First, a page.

Monday, October 29, 2007

A weary Monday and a Goldenford near-coup

Is it just me or are Mondays in the winter season becoming increasingly wearisome? I’d like to start a campaign to stop them altogether – I’m sure it would be much more beneficial for all if we could just go straight to Tuesday, or even Wednesday. Oh yes that would be better. I wish! Mind you, the feeling probably isn’t made any better by the fact that this is the first working day since the dark nights have come upon us. Groan.

This morning, I muddled through the small collection of emails waiting for me at work though, sadly, none of them have been from the Chair of the Induction Group meeting I minuted at lunchtime. So I had to go into the wretched thing with nothing but draft papers and a bright smile. Hey ho, so much for the organised professional, eh. Still, at least the sandwiches were nice.

So, this afternoon, my brain switched off and I attempted to get some of the minutes done. Heck, it’s been one of those days – not much happens and when it does it’s a bit dull or intense. Possibly both, at the same time.

Tonight, I’ll be catching up on the latest in “Strictly Come Dancing” (oh, Gabby, Gabby! – you shouldn’t have gone. I voted for you and am missing you already …) and also starting the edit on Jackie’s novel, Tainted Tree, ready for Goldenford’s 2008 book lists. Hey, we sound almost professional when I put it like that! It also means we’ll have a backlist of books too, which sounds even better.

Oh and, talking of which, I must just say that one of the judges of last year’s Guildford Book Festival Novel competition took Jennifer aside during this year’s festival and said how utterly marvellous Irene’s The Moon’s Complexion was (we entered it for last year’s competition but heard nothing …), and how much the judge in question had wanted to shortlist it – but the panel hadn’t heard of Goldenford and so left it out. Which does, I have to say, leave a sick taste in the mouth but not an entirely surprising one. We in the small/self-publishing field grow accustomed to such attitudes. Though how we long for the day when a book is judged on its own merits, not on where it comes from. Ye gods, but there’s been some trash produced from the big publishing houses – you’d think people would begin to realise by now that there’s really no need to be snobby about it. Just look at the Booker shortlist, eh (if I dare say it!) …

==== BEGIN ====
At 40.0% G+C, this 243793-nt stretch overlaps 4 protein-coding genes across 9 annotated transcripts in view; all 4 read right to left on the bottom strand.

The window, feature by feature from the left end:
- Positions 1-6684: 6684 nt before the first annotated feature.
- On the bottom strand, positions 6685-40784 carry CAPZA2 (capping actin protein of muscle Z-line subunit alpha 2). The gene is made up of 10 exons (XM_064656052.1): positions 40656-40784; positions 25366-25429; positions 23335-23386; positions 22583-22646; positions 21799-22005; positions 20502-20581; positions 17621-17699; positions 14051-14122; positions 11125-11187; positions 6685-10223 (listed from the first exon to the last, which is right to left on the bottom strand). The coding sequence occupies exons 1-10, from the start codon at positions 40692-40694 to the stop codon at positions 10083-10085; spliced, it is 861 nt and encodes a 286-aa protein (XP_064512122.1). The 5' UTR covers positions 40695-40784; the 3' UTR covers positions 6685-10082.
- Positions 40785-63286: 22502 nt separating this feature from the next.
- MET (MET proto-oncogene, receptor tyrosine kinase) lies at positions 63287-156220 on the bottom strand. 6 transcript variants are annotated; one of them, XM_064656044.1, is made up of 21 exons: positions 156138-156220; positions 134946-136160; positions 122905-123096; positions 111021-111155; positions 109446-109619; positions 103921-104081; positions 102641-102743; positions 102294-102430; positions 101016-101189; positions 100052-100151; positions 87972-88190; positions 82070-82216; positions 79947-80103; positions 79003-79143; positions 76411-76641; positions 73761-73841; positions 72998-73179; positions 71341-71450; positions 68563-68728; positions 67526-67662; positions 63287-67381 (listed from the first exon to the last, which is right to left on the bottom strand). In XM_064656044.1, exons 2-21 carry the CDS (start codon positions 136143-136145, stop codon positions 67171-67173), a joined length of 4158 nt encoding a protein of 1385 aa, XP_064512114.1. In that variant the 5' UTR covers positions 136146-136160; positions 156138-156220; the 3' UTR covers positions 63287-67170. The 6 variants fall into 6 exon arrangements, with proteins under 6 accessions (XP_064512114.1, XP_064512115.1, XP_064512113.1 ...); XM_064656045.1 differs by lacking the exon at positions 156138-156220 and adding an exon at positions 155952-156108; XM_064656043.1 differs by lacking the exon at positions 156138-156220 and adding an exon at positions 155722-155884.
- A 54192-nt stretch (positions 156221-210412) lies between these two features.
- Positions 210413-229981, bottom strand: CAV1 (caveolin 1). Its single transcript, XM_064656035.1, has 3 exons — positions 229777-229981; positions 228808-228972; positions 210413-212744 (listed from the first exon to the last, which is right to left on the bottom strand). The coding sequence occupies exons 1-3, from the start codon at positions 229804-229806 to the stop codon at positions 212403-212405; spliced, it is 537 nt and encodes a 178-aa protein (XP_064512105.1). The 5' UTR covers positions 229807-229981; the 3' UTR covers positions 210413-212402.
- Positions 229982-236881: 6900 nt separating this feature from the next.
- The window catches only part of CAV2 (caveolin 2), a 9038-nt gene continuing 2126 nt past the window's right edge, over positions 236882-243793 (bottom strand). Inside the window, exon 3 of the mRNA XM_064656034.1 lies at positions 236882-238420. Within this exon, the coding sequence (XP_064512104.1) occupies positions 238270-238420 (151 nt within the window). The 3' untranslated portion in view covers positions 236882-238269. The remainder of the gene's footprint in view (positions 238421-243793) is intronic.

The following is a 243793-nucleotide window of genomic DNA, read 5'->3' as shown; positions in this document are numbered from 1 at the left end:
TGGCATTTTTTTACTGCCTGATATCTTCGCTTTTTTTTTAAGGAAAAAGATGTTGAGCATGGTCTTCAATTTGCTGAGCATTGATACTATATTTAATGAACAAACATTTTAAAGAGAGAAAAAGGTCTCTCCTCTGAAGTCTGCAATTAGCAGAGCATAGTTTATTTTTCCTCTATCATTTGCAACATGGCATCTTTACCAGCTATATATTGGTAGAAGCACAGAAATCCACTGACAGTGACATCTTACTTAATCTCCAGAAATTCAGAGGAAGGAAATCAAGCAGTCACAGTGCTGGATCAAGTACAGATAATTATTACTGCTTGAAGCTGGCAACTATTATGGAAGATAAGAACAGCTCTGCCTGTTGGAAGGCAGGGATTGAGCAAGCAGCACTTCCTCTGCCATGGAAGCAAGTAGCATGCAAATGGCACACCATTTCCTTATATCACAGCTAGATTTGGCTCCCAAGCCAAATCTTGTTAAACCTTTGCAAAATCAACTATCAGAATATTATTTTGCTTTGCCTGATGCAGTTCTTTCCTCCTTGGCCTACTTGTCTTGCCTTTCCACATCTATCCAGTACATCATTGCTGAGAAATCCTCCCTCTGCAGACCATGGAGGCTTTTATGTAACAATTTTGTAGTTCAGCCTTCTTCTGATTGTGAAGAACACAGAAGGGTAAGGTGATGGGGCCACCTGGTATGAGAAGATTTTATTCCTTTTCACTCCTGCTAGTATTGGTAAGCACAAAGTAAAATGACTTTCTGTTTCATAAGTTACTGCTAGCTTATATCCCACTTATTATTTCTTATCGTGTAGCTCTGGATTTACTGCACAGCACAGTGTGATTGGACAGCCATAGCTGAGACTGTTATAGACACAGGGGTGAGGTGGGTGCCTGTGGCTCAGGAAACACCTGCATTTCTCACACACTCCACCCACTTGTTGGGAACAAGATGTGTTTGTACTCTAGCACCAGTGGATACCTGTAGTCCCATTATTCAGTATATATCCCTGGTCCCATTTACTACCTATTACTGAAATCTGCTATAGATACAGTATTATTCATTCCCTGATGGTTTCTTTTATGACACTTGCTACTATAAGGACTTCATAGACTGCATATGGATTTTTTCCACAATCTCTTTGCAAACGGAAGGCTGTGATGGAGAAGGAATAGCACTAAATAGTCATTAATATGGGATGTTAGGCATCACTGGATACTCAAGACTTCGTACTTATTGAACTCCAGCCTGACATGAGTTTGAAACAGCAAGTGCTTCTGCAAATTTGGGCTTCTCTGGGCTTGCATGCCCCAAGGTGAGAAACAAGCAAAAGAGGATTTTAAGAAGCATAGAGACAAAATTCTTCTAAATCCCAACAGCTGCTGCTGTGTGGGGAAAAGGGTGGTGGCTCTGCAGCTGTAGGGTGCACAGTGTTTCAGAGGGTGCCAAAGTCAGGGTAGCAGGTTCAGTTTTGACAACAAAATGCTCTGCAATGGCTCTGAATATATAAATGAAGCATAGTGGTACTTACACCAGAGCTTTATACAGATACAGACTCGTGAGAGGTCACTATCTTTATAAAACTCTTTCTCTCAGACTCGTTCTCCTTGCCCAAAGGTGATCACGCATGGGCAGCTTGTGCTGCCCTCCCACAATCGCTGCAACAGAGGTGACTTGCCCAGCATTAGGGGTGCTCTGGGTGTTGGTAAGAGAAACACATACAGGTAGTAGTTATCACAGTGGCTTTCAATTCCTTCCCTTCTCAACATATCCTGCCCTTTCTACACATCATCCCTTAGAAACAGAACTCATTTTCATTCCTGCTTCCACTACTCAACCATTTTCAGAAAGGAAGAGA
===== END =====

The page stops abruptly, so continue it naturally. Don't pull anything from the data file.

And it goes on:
And I've just finished David Leavitt's While England Sleeps. Which is well worth a read - and has a wonderful main character who is really not very nice at all but who still manages to be sympathetic. Somehow. An Everyman of the human condition perhaps? After all, none of us could really, at heart, be classed as "nice". I did find the amount of sex he had rather tiring however - at one stage, he was living with his male lover, shagging a woman he was hoping to marry and cottaging throughout most of London at the same time. It was astonishing he had time to breathe! Let alone have a cup of tea. But thanks for lending it to me, Guy, and I shall return it to you via Jane soonest. I'm also looking forward to my next Leavitt, but hoping the sex might be scaled down!

Today’s nice things:

1. TV
2. Editing Jackie’s novel
3. Having a night in.

Anne Brooke
Anne's website


Casdok said...

Yes mondays are weary.
I recieved your books, thank you and excellent timeing too!.

Anne Brooke said...

Glad it's not just me, Casdok! And glad the book parcel turned up - hey the post is working at the moment, hurrah!



BBC said...

Monday's are only a test for working people, us bums don't care what day it is. LOL

Actually, I always liked working, so Mondays didn't bother me at all. Worked week-ends on a few jobs, that was okay also, when I was long haul trucking I worked seven days, a day is just a day.

I'm muttering. :-)

BBC said...

Mutter, mutter... LOL

Anne Brooke said...

Tee hee! I envy you, BBC!